Professor Vanessa Mak challenges the a one-size-fits-all model of the consumer in modern consumer law in her M-EPLI Talk

by: in Law
Vanessa Mak

M-EPLI was delighted to have Professor Vanessa Mak in Maastricht to discuss her research on consumer law and policy at the M-EPLI Talk on February 6th.

Professor Mak welcomed a diverse audience of academics in private law, public law, law and technology, and legal philosophy. Professor Daniel On moderated the event and Professor Kate O’Reilly provided commentary and ignited the post-talk discussion. 

Three categories of consumers

Professor Mak began her talk, entitled, Who is the Consumer? The Transformation of Consumer Law and Policy in the EU in Light of the Twin Challenges of Digitalisation and Sustainability by asking a “basic” question: Who are consumers in modern day markets? 

She challenged a one-size-fits-all model of the consumer as the weaker party who can be helped by more information. She discussed three, non-mutually exclusive, categories of consumers: (1) the digital consumer, who is constantly being nudged by largely-invisible online marketing strategies, (2) the prosumer, who transitions to the other side of the market as a seller on platforms like Vinted and Marktplaats, and (3) the green consumer, who should play a role in sustainability. 

Professor Mak challenged whether the current information paradigm is the best approach for modern consumer law. After identifying some reasons why this current paradigm falls short, she posed a more provocative question: Is there a viable alternative?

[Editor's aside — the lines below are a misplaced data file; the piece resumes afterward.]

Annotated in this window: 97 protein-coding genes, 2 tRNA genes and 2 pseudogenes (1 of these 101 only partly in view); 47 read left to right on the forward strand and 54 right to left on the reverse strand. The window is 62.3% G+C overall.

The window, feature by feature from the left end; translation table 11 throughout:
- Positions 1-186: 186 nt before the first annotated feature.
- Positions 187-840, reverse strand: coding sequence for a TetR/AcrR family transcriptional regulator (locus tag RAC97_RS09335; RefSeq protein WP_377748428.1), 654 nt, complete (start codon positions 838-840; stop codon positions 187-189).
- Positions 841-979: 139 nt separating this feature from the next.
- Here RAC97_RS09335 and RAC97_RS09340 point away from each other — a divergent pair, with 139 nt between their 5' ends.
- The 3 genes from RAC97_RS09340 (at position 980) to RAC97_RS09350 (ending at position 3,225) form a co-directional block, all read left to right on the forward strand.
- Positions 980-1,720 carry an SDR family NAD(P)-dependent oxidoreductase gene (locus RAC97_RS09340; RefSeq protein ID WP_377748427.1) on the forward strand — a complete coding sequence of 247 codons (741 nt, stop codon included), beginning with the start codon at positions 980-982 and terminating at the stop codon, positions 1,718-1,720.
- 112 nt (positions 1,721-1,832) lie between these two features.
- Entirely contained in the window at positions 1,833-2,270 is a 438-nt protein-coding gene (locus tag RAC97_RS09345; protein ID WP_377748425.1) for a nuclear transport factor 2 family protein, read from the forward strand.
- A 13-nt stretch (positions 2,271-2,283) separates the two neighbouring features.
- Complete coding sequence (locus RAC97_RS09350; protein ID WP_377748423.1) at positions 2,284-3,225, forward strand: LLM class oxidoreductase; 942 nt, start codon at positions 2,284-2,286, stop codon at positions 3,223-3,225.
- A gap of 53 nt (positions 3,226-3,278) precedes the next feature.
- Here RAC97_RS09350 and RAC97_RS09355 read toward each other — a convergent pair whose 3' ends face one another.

In seeking answers to this question, Professor Mak builds upon the consumer law framework that she developed in her prior research. This framework considers the values of EU consumer law and policy, lawmaking norms, actors, and processes, and the spectrum of consumer protection tools ranging from information, to warnings, to prohibitions. She also returns to consumer law evergreens that seek to balance autonomy and paternalism, decide between categorical protections versus differentiation, and understand the relationship between EU consumer law and national consumer laws.

Development in consumer identities

Professor Kate O’Reilly provided insightful commentary focusing on two points. First, she questioned whether the liberal political narrative that the consumer is rational, autonomous, and independent influences the construction or modification of modern consumer law frameworks. She discussed the development of consumer identities in EU policy and law as well as how these concepts might translate into national law. Second, she recognized a tension between liberal values in EU law and the values needed to establish an effective sustainability agenda. She drew upon Martha Fineman’s vulnerability theory to ask whether we also should look at inequality from different, non-economic, perspectives and wondered whether the theory of vulnerability can impact a view of consumers as more than market actors.

Professor O’Reilly’s commentary ignited further discussion between Professor Mak and the audience and revealed one certainty: the answers to simple legal questions are complex. 

Follow the project

Professor Mak and her team will continue this groundbreaking work on consumer law and we look forward to keeping up with her research. You can follow her project at ConsumerID, on X (formerly known as Twitter) @consumerID, and on LinkedIn here